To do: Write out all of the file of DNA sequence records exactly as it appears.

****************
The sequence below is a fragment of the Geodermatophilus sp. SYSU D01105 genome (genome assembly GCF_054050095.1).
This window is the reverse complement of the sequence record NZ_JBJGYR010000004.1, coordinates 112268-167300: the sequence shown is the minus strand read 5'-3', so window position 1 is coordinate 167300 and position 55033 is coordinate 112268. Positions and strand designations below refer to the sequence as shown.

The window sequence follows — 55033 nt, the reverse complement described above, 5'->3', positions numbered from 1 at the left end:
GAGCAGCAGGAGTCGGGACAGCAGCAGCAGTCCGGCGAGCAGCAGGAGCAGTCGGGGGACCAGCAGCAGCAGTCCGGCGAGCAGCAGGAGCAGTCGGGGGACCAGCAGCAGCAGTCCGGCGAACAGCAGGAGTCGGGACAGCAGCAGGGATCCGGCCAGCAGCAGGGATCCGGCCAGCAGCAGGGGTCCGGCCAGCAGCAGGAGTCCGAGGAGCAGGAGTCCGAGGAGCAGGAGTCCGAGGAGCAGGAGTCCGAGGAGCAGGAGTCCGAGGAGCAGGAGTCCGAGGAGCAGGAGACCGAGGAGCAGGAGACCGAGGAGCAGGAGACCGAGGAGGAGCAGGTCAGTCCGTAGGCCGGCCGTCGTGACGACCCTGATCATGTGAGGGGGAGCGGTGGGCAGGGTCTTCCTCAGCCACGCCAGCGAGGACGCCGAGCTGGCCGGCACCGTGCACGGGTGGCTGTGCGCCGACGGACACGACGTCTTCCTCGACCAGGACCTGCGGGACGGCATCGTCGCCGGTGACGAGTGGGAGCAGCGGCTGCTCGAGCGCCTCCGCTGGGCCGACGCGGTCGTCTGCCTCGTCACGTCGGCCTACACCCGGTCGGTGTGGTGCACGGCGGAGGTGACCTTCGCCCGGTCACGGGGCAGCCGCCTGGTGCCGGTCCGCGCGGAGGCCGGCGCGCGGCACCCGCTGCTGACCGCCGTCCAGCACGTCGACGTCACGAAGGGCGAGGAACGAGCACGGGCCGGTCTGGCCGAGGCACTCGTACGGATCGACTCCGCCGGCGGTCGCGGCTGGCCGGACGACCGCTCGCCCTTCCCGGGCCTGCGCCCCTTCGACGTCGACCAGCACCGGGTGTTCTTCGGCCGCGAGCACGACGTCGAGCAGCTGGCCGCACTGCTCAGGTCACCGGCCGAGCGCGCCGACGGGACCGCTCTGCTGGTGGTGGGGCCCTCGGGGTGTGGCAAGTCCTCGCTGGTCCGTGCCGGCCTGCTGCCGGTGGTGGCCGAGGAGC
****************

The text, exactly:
The sequence below is a fragment of the Geodermatophilus sp. SYSU D01105 genome (genome assembly GCF_054050095.1).
This window is the reverse complement of the sequence record NZ_JBJGYR010000004.1, coordinates 112268-167300: the sequence shown is the minus strand read 5'-3', so window position 1 is coordinate 167300 and position 55033 is coordinate 112268. Positions and strand designations below refer to the sequence as shown.

The window sequence follows — 55033 nt, the reverse complement described above, 5'->3', positions numbered from 1 at the left end:
GAGCAGCAGGAGTCGGGACAGCAGCAGCAGTCCGGCGAGCAGCAGGAGCAGTCGGGGGACCAGCAGCAGCAGTCCGGCGAGCAGCAGGAGCAGTCGGGGGACCAGCAGCAGCAGTCCGGCGAACAGCAGGAGTCGGGACAGCAGCAGGGATCCGGCCAGCAGCAGGGATCCGGCCAGCAGCAGGGGTCCGGCCAGCAGCAGGAGTCCGAGGAGCAGGAGTCCGAGGAGCAGGAGTCCGAGGAGCAGGAGTCCGAGGAGCAGGAGTCCGAGGAGCAGGAGTCCGAGGAGCAGGAGACCGAGGAGCAGGAGACCGAGGAGCAGGAGACCGAGGAGGAGCAGGTCAGTCCGTAGGCCGGCCGTCGTGACGACCCTGATCATGTGAGGGGGAGCGGTGGGCAGGGTCTTCCTCAGCCACGCCAGCGAGGACGCCGAGCTGGCCGGCACCGTGCACGGGTGGCTGTGCGCCGACGGACACGACGTCTTCCTCGACCAGGACCTGCGGGACGGCATCGTCGCCGGTGACGAGTGGGAGCAGCGGCTGCTCGAGCGCCTCCGCTGGGCCGACGCGGTCGTCTGCCTCGTCACGTCGGCCTACACCCGGTCGGTGTGGTGCACGGCGGAGGTGACCTTCGCCCGGTCACGGGGCAGCCGCCTGGTGCCGGTCCGCGCGGAGGCCGGCGCGCGGCACCCGCTGCTGACCGCCGTCCAGCACGTCGACGTCACGAAGGGCGAGGAACGAGCACGGGCCGGTCTGGCCGAGGCACTCGTACGGATCGACTCCGCCGGCGGTCGCGGCTGGCCGGACGACCGCTCGCCCTTCCCGGGCCTGCGCCCCTTCGACGTCGACCAGCACCGGGTGTTCTTCGGCCGCGAGCACGACGTCGAGCAGCTGGCCGCACTGCTCAGGTCACCGGCCGAGCGCGCCGACGGGACCGCTCTGCTGGTGGTGGGGCCCTCGGGGTGTGGCAAGTCCTCGCTGGTCCGTGCCGGCCTGCTGCCGGTGGTGGCCGAGGAGC